The Hills Have Eyes 2
I'm not sure that there was
really ever any reason to remake the 70s geek horror film The Hills Have
Eyes, and I'm very sure there is really no need for a sequel to the
remake. The Hills Have Eyes 2 is not, I believe, a remake of
the 1985 sequel of the same name (though I haven't seen that film, so I
can't swear to it). The fact that at this point Wes Craven has played
a part in making four Hills Have Eyes movies makes you think maybe he
should take it easy and retire on all the Scream and Nightmare on
Elm Street money he has coming in. After all, he has legacy as a
horror legend to protect. But here is the sequel to the remake, which
is apparently not a remake of the sequel — and turns out that while it's not close to
being great or even good, it is at least a little better — or maybe simply
easier to stomach — than the last go around.
The Hills Have
Eyes 2 certainly has more violent acts and
killings than the remake, yet it does not share French director Alexandre
Aja's (High Tension) horribly sadistic and
disturbing bent from The Hills Have Eyes — as best demonstrated by
the infamous scene in the last version in which a mutant holds a gun to a
baby's head to force the mother to allow him to suck her lactating breast. There was
also an extended scene of the family patriarch being burned alive while his
family is unable to do anything to help.
There are plenty of pretty
graphic moments here, but most of them are quick and do not have this kind
of cold-hearted detachment. In fact, surprisingly many of the corpses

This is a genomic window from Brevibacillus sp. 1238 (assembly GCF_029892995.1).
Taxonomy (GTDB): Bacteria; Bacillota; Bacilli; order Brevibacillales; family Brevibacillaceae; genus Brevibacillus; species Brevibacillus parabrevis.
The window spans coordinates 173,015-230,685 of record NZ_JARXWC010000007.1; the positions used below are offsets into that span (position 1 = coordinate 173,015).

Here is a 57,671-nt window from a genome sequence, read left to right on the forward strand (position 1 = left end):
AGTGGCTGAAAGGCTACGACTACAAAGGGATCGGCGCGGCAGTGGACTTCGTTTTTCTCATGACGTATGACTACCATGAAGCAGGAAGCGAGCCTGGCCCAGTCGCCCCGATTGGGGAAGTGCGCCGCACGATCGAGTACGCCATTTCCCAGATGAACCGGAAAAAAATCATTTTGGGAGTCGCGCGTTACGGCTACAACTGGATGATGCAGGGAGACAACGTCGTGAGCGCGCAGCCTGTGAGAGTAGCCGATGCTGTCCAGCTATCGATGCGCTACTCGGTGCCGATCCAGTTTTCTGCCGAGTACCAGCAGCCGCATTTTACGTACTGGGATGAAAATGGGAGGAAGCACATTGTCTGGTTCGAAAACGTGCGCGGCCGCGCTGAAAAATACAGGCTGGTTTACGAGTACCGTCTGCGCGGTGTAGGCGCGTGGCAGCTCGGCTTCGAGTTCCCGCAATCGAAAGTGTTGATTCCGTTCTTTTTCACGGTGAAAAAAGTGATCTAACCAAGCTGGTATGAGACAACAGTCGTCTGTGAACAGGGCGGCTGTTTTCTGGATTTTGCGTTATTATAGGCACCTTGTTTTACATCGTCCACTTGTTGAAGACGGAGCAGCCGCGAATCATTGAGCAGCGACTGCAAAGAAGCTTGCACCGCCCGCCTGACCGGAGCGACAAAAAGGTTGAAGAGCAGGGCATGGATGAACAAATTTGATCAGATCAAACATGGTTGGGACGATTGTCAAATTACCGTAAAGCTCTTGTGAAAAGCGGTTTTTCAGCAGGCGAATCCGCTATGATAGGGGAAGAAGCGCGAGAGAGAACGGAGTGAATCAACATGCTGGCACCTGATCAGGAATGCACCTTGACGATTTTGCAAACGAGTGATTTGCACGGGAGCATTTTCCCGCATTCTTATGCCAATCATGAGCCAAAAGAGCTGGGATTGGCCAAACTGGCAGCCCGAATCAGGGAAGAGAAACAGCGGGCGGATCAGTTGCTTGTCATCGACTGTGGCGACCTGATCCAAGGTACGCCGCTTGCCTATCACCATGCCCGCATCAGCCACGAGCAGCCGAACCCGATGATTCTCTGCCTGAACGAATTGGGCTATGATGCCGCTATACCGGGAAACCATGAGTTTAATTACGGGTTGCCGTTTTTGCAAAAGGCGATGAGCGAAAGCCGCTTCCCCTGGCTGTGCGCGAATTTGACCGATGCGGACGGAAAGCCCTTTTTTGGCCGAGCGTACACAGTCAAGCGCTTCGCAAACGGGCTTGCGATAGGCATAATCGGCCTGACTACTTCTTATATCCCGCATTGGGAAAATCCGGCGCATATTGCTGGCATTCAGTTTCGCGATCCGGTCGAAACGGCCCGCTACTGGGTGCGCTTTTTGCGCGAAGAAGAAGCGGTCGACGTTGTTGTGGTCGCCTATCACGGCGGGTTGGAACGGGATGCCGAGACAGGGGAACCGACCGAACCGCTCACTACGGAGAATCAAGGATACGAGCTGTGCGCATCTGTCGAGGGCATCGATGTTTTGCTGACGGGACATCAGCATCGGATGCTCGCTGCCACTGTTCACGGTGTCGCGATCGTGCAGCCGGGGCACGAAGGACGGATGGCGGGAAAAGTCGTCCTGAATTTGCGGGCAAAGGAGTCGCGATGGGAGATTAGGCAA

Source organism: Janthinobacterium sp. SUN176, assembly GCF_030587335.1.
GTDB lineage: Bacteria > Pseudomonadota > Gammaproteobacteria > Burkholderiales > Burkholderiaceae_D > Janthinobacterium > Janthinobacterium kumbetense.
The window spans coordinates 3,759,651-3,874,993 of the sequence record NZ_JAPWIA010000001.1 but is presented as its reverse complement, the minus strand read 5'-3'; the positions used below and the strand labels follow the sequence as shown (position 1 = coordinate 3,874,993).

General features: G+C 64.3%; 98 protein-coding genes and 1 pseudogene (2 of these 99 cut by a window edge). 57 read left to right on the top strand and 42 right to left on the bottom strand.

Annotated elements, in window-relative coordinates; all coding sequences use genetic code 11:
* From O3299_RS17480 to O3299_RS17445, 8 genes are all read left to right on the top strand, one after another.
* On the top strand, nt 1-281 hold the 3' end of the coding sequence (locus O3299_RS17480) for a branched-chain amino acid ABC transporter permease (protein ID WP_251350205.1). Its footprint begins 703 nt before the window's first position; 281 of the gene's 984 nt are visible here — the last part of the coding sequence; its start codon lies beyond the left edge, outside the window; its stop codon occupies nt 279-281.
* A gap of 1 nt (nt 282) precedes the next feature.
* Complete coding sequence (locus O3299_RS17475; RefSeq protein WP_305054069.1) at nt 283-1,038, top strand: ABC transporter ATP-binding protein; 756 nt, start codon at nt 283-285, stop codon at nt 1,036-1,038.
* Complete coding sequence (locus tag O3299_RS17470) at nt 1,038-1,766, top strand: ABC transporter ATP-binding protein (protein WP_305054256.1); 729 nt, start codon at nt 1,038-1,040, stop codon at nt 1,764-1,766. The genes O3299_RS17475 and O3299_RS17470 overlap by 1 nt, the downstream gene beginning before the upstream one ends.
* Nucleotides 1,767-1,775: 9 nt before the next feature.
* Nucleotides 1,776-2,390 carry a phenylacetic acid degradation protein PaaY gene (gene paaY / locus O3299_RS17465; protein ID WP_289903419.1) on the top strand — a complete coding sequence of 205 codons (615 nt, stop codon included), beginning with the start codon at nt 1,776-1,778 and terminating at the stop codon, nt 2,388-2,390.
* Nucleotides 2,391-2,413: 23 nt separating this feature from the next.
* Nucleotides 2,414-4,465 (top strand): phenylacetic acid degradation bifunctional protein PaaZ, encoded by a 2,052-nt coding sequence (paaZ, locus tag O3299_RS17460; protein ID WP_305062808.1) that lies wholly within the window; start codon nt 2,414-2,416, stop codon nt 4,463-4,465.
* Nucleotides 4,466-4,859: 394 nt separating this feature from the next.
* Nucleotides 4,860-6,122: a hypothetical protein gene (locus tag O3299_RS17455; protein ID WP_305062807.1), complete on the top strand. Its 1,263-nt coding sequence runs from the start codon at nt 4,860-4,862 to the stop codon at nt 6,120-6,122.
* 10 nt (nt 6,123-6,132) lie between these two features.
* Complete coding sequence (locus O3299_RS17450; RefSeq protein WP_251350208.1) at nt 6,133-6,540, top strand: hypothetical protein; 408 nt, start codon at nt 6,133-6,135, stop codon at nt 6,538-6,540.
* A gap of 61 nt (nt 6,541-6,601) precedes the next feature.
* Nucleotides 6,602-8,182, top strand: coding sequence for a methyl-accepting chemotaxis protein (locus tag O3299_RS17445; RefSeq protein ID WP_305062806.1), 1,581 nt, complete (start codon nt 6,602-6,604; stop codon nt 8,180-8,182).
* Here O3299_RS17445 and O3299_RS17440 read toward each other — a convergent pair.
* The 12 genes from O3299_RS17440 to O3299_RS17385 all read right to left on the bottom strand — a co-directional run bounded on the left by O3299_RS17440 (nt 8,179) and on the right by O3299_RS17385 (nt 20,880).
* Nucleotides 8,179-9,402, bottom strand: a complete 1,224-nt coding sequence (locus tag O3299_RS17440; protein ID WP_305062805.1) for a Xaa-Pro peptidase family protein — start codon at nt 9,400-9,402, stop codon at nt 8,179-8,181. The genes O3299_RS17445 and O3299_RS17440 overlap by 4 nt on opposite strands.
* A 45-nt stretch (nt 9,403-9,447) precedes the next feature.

here simply get shot or fall from great heights. (Though one murder, of a man attacked from
a cave while climbing the face of a cliff and an exceedingly ugly rape
sequence do come close to the twisted storytelling which the last one
There are also many more of
the mutants hiding in the hills killing off men and raping women who have
the bad fortune to stumble upon their home. The last film seemed to
have three or four of these mutated killers out in the desert rocks.
In fact it turns out that there is a whole little society of these people —
who have apparently been greatly scarred and changed by nuclear testing.
They live in the shadows, killing and eating unfortunate tourists and
periodically kidnapping women to breed.
Unfortunately, this film
jettisons the idea of making the victims interesting and likable
characters. At least the last one knew to do that.
After the unfortunate
family was nearly completely butchered in the last film, the Army sets up a
base to eradicate the mutants hiding in the desert.
Therefore, they send a
group of National Guardmen in to take care of things. Of course, there
is a prologue which shows the entire battalion to be a group of screw-ups
who miserably fail in a war games scenario, so you do have to wonder why the
military would send these losers in to take care of a dangerous top-secret
scourge. Also, none of the soldiers are actually warned of what they
are expected to do once they get out to the deserted area, or what kind of evil
they may experience. Therefore you have a whole
group of macho assholes (and two women) fighting each other and posturing as they get
picked off, one by one.
The real problem —
and this is one that has dogged the whole series — is that the mutants are
either going to scare the hell out of you or look a little ridiculous.
I tend more to the latter camp. With all the goopy makeup, bruised and
mashed faces, snaggleteeth, the grunting, the drool and blood, they look like circus geeks
gone cannibal. They all look like rejected Muppets — it's really hard to take them seriously as threats.
Not that anyone should ever
take anything in any of these films seriously. Despite the fact that
screenwriters Craven and his son Jonathan make some empty suggestions early
on that this may be some kind of statement on the war in Iraq, this tact
goes nowhere. The Hills Have Eyes
movies aren't social commentary, at least not in this serious a vein.
They are sort of like the freaks tent at an old carnival — creepy,
disturbing, dirty and just vaguely embarrassing to have spent good money on.
Copyright ©2007 PopEntertainment.com. All rights reserved.
Posted: June 23, 2007.